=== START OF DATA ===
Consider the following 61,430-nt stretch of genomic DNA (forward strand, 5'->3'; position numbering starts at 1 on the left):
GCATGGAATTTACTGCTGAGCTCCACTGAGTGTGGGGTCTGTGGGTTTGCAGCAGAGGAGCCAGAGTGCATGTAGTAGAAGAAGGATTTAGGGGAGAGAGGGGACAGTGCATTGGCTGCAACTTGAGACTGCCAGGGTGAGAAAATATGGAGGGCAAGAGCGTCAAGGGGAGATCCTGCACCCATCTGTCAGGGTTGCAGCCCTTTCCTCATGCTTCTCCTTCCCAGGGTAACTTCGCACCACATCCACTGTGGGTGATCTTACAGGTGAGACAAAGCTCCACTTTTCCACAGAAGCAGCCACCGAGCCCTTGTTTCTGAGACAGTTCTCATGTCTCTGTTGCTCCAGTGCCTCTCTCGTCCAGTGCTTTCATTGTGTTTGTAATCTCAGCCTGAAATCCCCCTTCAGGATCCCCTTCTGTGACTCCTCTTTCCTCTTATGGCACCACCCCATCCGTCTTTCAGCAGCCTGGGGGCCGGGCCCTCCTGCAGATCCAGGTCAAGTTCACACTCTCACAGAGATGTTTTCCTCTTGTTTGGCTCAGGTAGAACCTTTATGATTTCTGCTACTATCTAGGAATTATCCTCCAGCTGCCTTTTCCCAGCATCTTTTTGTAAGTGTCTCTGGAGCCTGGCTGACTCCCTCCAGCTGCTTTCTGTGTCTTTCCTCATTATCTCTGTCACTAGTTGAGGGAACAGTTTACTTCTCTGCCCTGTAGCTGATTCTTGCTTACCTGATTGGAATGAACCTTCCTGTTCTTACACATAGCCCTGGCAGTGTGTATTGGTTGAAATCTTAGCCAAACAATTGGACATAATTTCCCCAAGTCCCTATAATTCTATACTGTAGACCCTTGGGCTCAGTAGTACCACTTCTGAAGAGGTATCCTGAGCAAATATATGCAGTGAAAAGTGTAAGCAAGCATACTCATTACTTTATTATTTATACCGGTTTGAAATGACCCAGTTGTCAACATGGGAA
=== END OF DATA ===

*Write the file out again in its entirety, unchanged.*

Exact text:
Consider the following 61,430-nt stretch of genomic DNA (forward strand, 5'->3'; position numbering starts at 1 on the left):
GCATGGAATTTACTGCTGAGCTCCACTGAGTGTGGGGTCTGTGGGTTTGCAGCAGAGGAGCCAGAGTGCATGTAGTAGAAGAAGGATTTAGGGGAGAGAGGGGACAGTGCATTGGCTGCAACTTGAGACTGCCAGGGTGAGAAAATATGGAGGGCAAGAGCGTCAAGGGGAGATCCTGCACCCATCTGTCAGGGTTGCAGCCCTTTCCTCATGCTTCTCCTTCCCAGGGTAACTTCGCACCACATCCACTGTGGGTGATCTTACAGGTGAGACAAAGCTCCACTTTTCCACAGAAGCAGCCACCGAGCCCTTGTTTCTGAGACAGTTCTCATGTCTCTGTTGCTCCAGTGCCTCTCTCGTCCAGTGCTTTCATTGTGTTTGTAATCTCAGCCTGAAATCCCCCTTCAGGATCCCCTTCTGTGACTCCTCTTTCCTCTTATGGCACCACCCCATCCGTCTTTCAGCAGCCTGGGGGCCGGGCCCTCCTGCAGATCCAGGTCAAGTTCACACTCTCACAGAGATGTTTTCCTCTTGTTTGGCTCAGGTAGAACCTTTATGATTTCTGCTACTATCTAGGAATTATCCTCCAGCTGCCTTTTCCCAGCATCTTTTTGTAAGTGTCTCTGGAGCCTGGCTGACTCCCTCCAGCTGCTTTCTGTGTCTTTCCTCATTATCTCTGTCACTAGTTGAGGGAACAGTTTACTTCTCTGCCCTGTAGCTGATTCTTGCTTACCTGATTGGAATGAACCTTCCTGTTCTTACACATAGCCCTGGCAGTGTGTATTGGTTGAAATCTTAGCCAAACAATTGGACATAATTTCCCCAAGTCCCTATAATTCTATACTGTAGACCCTTGGGCTCAGTAGTACCACTTCTGAAGAGGTATCCTGAGCAAATATATGCAGTGAAAAGTGTAAGCAAGCATACTCATTACTTTATTATTTATACCGGTTTGAAATGACCCAGTTGTCAACATGGGAA